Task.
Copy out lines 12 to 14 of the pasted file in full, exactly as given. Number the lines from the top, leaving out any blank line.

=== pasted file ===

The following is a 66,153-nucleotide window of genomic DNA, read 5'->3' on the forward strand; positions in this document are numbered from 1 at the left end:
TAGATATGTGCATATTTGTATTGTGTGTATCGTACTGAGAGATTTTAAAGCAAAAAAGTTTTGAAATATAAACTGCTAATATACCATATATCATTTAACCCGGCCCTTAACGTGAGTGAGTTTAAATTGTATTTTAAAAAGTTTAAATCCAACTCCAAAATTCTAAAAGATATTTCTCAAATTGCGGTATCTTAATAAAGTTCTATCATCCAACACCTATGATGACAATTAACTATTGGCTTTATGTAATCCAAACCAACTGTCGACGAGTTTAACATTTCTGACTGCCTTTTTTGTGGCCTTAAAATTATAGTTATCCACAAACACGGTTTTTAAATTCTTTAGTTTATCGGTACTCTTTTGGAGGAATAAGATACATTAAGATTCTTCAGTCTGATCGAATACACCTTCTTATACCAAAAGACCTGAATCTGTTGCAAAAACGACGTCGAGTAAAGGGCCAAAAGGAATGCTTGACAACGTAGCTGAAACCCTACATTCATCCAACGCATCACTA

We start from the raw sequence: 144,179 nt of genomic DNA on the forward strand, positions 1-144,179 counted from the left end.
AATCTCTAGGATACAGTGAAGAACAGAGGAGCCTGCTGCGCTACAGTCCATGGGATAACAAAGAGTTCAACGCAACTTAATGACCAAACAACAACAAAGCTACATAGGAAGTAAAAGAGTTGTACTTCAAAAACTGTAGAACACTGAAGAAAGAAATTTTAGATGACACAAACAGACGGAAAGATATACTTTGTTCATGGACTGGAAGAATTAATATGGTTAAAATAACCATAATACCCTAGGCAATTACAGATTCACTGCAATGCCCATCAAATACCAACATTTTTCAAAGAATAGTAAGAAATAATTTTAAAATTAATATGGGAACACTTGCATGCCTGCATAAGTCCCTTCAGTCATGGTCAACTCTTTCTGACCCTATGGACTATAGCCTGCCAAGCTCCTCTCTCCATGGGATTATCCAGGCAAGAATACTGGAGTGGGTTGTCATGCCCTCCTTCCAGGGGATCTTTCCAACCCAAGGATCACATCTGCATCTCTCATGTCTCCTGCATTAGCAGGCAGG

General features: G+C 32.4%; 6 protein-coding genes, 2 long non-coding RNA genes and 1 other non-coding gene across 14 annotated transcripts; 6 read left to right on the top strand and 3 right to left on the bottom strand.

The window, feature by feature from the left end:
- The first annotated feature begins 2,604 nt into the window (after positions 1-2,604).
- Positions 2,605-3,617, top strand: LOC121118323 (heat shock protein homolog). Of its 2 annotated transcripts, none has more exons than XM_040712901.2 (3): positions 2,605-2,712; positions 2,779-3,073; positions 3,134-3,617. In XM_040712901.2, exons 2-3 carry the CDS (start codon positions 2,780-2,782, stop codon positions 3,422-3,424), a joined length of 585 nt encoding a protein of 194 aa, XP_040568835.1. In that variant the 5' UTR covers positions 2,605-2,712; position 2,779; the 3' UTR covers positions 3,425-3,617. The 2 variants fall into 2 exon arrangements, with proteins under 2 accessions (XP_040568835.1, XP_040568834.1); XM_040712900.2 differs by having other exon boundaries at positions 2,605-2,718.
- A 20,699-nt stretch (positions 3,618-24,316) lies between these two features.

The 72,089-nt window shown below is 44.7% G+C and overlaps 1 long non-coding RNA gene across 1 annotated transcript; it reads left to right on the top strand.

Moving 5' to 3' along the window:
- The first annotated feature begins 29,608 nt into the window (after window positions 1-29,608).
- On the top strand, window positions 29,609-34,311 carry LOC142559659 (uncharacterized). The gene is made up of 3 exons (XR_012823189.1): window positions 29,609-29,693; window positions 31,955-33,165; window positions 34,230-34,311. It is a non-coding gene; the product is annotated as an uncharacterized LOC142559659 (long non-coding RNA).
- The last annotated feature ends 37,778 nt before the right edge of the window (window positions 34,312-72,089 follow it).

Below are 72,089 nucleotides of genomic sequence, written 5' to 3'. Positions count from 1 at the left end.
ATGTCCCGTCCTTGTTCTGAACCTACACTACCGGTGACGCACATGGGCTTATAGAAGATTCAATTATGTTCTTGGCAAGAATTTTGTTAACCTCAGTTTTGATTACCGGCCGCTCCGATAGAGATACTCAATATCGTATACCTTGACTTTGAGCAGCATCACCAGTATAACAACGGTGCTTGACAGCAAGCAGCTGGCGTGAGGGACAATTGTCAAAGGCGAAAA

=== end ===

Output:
- The first annotated feature begins 29,608 nt into the window (after window positions 1-29,608).
- On the top strand, window positions 29,609-34,311 carry LOC142559659 (uncharacterized). The gene is made up of 3 exons (XR_012823189.1): window positions 29,609-29,693; window positions 31,955-33,165; window positions 34,230-34,311. It is a non-coding gene; the product is annotated as an uncharacterized LOC142559659 (long non-coding RNA).
- The last annotated feature ends 37,778 nt before the right edge of the window (window positions 34,312-72,089 follow it).